Even better, there’s nothing Pollyannaish about tonight’s Supergirl. The show isn’t afraid to admit that Kara can’t save everyone. A man dies—leaving his crying daughter fatherless—because Supergirl wasn’t there to fly him to the hospital. Though the episode doesn’t paint that as a failure on Kara’s part (stopping Red Tornado last week was undoubtedly necessary), it’s still emotionally excruciating to watch Kara try and fail to will her X-ray vision to work. But as James reminds her, being a hero doesn’t mean always winning, it means always trying. So Kara dusts herself off and keeps on helping National City in whatever way she can, even when that means putting her life on the line.

Though it was the most engaging part of the episode for me, the story of Kara’s powerless heroism only takes up about half of “Human For A Day,” which splits its time between the Danvers sisters. Both halves are strong (as is the subplot about Cat and Winn trying to get a live broadcast up and running), but it does feel like a lot of story to cram into one episode. And since the Kara and Alex threads aren’t particularly thematically or tonally related, it was a little jarring to switch back and forth between them. I admire the way Supergirl burns through plot so quickly, but I think it could have gotten two excellent episodes out of this material, not just one.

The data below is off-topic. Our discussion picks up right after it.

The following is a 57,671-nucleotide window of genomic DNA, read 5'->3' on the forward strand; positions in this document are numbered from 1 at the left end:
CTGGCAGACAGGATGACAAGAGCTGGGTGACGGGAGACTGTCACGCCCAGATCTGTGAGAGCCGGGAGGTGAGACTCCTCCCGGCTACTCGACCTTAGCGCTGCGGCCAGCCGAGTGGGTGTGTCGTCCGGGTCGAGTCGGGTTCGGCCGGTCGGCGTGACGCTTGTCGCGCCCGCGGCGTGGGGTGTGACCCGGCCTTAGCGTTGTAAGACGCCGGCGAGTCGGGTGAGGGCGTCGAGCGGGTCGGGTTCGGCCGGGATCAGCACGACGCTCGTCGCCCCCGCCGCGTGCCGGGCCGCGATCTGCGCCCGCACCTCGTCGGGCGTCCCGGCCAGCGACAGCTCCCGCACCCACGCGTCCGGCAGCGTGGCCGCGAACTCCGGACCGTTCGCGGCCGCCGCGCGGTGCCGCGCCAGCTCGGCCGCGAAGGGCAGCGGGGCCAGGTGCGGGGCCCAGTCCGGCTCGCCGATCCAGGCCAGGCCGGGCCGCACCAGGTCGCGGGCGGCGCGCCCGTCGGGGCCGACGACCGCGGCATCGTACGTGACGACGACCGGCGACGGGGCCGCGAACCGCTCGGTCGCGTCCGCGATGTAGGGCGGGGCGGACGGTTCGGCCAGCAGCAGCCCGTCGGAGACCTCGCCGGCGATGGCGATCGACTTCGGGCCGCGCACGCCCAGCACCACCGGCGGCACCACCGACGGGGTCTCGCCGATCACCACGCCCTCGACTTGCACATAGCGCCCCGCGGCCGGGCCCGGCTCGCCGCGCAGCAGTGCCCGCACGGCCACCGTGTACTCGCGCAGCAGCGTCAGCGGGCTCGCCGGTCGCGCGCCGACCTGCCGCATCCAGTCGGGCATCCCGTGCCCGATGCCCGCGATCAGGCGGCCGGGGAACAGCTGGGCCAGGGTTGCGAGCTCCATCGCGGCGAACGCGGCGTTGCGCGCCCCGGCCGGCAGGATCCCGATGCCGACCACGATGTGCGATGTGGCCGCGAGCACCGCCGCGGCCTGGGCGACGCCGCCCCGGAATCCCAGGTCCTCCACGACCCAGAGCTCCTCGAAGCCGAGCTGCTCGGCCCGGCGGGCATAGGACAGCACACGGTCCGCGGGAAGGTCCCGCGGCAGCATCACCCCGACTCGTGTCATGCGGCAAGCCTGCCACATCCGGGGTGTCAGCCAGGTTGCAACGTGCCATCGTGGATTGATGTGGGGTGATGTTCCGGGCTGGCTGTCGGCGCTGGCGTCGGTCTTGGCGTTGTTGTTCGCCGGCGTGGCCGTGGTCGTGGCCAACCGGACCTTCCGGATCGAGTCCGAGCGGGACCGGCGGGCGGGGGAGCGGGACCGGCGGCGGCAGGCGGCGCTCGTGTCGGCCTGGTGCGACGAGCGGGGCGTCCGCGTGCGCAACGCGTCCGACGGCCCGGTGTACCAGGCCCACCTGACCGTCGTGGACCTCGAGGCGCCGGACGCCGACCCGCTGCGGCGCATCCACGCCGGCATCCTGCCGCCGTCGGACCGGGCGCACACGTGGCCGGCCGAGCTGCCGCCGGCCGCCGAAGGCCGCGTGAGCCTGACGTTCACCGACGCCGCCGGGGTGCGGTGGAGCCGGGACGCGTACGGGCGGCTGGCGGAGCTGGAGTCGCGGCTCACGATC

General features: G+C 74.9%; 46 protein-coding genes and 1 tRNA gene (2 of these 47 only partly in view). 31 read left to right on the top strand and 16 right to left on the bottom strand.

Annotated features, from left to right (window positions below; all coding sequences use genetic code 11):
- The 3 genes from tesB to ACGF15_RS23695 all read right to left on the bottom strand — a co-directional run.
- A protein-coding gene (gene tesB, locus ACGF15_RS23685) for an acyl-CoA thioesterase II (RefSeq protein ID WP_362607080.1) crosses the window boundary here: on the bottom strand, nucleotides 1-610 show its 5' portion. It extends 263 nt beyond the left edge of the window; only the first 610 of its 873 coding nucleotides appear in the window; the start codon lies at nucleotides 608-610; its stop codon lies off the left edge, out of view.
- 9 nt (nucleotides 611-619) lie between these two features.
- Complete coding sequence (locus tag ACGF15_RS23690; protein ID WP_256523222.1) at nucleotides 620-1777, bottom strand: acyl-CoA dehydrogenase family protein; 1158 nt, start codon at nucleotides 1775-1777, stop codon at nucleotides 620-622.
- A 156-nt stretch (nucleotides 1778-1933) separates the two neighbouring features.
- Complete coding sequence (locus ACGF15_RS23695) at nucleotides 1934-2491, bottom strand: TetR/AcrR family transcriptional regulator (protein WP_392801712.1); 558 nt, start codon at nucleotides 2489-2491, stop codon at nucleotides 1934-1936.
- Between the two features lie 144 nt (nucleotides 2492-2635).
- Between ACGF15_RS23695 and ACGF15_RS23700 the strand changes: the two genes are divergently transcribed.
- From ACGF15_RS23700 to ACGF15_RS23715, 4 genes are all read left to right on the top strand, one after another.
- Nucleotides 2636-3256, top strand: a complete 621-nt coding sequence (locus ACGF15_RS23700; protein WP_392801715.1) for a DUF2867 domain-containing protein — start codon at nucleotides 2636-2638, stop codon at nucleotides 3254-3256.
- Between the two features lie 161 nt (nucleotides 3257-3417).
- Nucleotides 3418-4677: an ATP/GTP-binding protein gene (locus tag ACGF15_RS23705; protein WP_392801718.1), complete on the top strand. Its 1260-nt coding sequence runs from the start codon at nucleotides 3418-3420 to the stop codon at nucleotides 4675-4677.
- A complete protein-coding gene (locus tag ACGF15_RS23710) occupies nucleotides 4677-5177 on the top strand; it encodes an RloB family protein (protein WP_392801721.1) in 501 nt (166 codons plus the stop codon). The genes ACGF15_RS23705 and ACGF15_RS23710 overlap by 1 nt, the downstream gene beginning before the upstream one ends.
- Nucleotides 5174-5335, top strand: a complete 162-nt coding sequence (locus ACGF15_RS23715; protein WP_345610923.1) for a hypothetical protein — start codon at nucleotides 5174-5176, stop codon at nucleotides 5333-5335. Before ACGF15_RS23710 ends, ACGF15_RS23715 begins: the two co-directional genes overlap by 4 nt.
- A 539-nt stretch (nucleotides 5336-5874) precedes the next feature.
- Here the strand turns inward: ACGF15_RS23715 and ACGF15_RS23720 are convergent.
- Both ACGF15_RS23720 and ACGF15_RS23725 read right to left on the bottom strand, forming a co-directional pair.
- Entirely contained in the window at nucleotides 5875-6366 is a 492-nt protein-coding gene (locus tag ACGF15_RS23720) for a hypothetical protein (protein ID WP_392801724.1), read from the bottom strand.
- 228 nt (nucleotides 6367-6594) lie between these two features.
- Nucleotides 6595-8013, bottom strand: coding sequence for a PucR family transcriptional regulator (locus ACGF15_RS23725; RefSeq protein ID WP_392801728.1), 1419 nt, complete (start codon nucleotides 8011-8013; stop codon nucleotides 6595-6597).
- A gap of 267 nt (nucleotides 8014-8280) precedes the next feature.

Thankfully, the show brings some much-needed style to the DEO portion of the episode, which basically plays out like a horror movie full of dark corridors and flashing red lights. A psychic alien named Jemm breaks out of his cage during the earthquake, which sends the DEO into lockdown mode and gives Alex a catalyst to confront Henshaw about his involvement in her father’s death.


While everything that happens here roughly tracks, it really would have benefitted from some room to breathe. In particular I found it odd how quickly Alex was able to convince Agent Donovan to join her in disobeying a direct order and how little impact his death seemed to have on her. And while the idea of a villain with mind control powers could easily compliment the horror-movie vibe, Jemm basically comes off as a nonentity.

However, it’s hard to complain about that too much because 1.) It’s a lot of fun to watch Alex be a gun totting badass and 2.) We learn that Hank Henshaw is actually J’onn J’onzz a.k.a. Martian Manhunter!


Granted that reveal will probably mean a lot more to comic readers than non-comic readers, but watching Henshaw transform into an eight-foot-tall Martian is pretty damn cool, even if you don’t know much about his comic book origins. All those hints he’s dropped about his lost family turn out to be even more tragic than I initially imagined: J’onn J’onzz is the last of his race, an alien refugee like Kara, who was almost murdered by the DEO before Jeremiah Danvers sacrificed his life (and potentially killed the real Hank Henshaw?) to save him. J’onzz took Henshaw’s place with plans to reform the DEO from within and with a promise to Jeremiah to look after his daughter.